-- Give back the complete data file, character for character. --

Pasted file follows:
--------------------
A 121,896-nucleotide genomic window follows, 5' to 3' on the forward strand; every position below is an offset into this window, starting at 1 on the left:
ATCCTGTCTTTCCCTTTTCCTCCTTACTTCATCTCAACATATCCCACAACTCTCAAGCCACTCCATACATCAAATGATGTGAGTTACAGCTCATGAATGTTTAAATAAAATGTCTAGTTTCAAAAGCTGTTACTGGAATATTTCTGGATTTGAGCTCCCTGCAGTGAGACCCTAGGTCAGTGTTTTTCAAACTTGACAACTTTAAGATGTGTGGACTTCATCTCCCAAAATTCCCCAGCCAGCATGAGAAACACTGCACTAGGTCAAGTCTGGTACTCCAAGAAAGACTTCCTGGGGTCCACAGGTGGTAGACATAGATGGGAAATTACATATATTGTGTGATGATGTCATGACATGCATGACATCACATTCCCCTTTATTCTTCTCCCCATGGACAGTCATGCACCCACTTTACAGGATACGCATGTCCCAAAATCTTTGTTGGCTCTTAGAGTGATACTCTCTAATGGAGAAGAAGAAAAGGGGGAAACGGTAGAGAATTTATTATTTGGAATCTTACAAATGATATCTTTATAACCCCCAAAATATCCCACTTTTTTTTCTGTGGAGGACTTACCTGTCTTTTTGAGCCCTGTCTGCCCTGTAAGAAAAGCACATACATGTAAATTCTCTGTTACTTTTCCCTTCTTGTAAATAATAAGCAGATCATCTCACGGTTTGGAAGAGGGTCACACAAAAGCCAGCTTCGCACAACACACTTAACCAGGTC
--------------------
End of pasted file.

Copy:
A 121,896-nucleotide genomic window follows, 5' to 3' on the forward strand; every position below is an offset into this window, starting at 1 on the left:
ATCCTGTCTTTCCCTTTTCCTCCTTACTTCATCTCAACATATCCCACAACTCTCAAGCCACTCCATACATCAAATGATGTGAGTTACAGCTCATGAATGTTTAAATAAAATGTCTAGTTTCAAAAGCTGTTACTGGAATATTTCTGGATTTGAGCTCCCTGCAGTGAGACCCTAGGTCAGTGTTTTTCAAACTTGACAACTTTAAGATGTGTGGACTTCATCTCCCAAAATTCCCCAGCCAGCATGAGAAACACTGCACTAGGTCAAGTCTGGTACTCCAAGAAAGACTTCCTGGGGTCCACAGGTGGTAGACATAGATGGGAAATTACATATATTGTGTGATGATGTCATGACATGCATGACATCACATTCCCCTTTATTCTTCTCCCCATGGACAGTCATGCACCCACTTTACAGGATACGCATGTCCCAAAATCTTTGTTGGCTCTTAGAGTGATACTCTCTAATGGAGAAGAAGAAAAGGGGGAAACGGTAGAGAATTTATTATTTGGAATCTTACAAATGATATCTTTATAACCCCCAAAATATCCCACTTTTTTTTCTGTGGAGGACTTACCTGTCTTTTTGAGCCCTGTCTGCCCTGTAAGAAAAGCACATACATGTAAATTCTCTGTTACTTTTCCCTTCTTGTAAATAATAAGCAGATCATCTCACGGTTTGGAAGAGGGTCACACAAAAGCCAGCTTCGCACAACACACTTAACCAGGTC